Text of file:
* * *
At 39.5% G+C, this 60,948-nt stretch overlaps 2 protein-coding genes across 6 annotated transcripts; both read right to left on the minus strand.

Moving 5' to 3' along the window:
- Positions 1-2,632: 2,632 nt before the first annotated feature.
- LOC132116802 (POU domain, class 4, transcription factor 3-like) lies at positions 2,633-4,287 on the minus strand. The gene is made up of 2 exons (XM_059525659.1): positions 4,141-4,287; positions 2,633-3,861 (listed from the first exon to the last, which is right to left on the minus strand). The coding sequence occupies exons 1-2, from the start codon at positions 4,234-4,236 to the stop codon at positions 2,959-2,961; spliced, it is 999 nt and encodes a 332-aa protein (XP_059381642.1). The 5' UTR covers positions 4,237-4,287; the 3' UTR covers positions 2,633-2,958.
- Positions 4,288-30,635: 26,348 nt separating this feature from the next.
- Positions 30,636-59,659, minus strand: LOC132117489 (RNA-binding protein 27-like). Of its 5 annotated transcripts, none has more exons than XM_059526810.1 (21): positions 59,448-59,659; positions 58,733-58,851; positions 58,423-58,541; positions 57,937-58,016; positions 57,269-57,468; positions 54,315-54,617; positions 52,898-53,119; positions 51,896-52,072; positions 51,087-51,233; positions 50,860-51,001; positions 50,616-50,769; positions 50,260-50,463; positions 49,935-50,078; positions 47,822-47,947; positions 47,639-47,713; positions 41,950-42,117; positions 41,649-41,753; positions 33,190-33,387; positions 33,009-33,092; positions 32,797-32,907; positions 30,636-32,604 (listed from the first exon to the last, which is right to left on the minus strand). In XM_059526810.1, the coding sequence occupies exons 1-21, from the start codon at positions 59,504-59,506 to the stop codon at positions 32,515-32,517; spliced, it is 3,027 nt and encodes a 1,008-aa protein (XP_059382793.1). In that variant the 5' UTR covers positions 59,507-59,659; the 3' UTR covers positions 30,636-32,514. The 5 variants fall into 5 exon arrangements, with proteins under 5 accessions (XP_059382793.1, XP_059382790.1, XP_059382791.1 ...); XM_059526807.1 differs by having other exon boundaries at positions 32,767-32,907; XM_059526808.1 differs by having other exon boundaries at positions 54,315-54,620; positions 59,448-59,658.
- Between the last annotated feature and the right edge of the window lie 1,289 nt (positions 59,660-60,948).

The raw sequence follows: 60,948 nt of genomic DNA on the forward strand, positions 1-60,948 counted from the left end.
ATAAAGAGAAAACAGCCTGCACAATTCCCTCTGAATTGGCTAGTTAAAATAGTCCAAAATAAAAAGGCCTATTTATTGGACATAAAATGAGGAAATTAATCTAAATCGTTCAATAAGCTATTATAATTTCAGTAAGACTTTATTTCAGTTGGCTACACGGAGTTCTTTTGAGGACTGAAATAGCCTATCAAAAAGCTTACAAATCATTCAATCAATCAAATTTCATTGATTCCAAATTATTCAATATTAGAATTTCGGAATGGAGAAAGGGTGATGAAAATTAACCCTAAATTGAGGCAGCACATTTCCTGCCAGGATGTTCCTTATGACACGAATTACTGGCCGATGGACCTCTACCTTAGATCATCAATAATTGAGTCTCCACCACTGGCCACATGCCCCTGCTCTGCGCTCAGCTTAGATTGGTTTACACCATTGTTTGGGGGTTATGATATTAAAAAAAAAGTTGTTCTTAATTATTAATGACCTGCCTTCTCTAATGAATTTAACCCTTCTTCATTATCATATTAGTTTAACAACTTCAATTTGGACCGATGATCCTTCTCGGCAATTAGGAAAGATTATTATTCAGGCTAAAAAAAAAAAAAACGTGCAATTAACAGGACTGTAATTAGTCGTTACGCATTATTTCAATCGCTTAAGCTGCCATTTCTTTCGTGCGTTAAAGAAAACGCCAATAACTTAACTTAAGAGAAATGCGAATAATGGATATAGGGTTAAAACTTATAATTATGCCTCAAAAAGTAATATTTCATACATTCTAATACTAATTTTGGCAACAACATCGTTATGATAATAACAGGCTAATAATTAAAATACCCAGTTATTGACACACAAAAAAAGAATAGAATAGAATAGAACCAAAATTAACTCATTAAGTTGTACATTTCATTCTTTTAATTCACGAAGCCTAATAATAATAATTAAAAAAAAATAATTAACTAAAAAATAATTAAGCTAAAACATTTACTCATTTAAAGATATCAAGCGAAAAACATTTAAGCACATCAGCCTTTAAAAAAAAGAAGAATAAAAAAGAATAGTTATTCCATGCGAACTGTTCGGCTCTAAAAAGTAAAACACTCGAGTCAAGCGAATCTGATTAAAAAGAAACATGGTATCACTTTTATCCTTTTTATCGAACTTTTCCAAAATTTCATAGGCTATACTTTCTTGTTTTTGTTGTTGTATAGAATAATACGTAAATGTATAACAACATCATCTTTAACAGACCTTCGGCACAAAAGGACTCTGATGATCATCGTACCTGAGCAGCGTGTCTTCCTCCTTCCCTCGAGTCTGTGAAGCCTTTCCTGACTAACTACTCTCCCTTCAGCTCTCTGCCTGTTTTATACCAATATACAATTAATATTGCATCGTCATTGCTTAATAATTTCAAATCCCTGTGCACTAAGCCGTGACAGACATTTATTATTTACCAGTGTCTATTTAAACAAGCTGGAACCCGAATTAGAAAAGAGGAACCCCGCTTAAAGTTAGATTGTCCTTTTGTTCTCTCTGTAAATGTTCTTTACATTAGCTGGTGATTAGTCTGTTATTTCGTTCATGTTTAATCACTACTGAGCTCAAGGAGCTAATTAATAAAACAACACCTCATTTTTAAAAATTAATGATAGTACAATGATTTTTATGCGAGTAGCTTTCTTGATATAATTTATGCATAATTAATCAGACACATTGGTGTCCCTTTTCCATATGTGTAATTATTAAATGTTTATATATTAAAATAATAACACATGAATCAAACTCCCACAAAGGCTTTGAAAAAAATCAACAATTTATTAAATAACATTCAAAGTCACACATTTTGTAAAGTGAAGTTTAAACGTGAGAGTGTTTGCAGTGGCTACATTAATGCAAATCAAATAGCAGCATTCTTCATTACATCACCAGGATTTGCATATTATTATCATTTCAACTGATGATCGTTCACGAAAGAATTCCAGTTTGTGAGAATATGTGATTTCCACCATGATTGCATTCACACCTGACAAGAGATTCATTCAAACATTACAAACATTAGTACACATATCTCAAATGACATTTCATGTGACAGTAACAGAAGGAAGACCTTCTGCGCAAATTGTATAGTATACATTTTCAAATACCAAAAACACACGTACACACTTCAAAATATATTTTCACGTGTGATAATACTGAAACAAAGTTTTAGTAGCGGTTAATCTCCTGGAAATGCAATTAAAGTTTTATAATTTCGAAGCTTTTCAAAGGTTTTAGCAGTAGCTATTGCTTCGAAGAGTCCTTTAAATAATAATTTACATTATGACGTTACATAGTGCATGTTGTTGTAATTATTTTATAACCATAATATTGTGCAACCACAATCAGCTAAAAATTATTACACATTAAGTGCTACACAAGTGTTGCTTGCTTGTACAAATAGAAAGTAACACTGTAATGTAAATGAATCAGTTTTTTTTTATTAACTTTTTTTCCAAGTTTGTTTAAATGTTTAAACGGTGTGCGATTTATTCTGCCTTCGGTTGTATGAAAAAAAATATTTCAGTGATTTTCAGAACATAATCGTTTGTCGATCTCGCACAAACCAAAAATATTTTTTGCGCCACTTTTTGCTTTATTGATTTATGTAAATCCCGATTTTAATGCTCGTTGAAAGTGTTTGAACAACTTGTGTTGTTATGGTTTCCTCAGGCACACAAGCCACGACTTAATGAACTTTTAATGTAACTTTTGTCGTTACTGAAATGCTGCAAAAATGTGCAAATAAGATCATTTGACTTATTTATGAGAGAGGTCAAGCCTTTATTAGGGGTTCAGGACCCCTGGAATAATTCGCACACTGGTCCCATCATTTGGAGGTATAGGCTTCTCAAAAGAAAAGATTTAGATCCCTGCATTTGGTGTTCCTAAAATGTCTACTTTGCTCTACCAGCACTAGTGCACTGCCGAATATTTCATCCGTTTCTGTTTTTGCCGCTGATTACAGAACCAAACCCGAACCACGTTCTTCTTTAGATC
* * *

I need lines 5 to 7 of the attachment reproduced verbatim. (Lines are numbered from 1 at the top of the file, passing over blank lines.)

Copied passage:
- Positions 4,288-30,635: 26,348 nt separating this feature from the next.
- Positions 30,636-59,659, minus strand: LOC132117489 (RNA-binding protein 27-like). Of its 5 annotated transcripts, none has more exons than XM_059526810.1 (21): positions 59,448-59,659; positions 58,733-58,851; positions 58,423-58,541; positions 57,937-58,016; positions 57,269-57,468; positions 54,315-54,617; positions 52,898-53,119; positions 51,896-52,072; positions 51,087-51,233; positions 50,860-51,001; positions 50,616-50,769; positions 50,260-50,463; positions 49,935-50,078; positions 47,822-47,947; positions 47,639-47,713; positions 41,950-42,117; positions 41,649-41,753; positions 33,190-33,387; positions 33,009-33,092; positions 32,797-32,907; positions 30,636-32,604 (listed from the first exon to the last, which is right to left on the minus strand). In XM_059526810.1, the coding sequence occupies exons 1-21, from the start codon at positions 59,504-59,506 to the stop codon at positions 32,515-32,517; spliced, it is 3,027 nt and encodes a 1,008-aa protein (XP_059382793.1). In that variant the 5' UTR covers positions 59,507-59,659; the 3' UTR covers positions 30,636-32,514. The 5 variants fall into 5 exon arrangements, with proteins under 5 accessions (XP_059382793.1, XP_059382790.1, XP_059382791.1 ...); XM_059526807.1 differs by having other exon boundaries at positions 32,767-32,907; XM_059526808.1 differs by having other exon boundaries at positions 54,315-54,620; positions 59,448-59,658.
- Between the last annotated feature and the right edge of the window lie 1,289 nt (positions 59,660-60,948).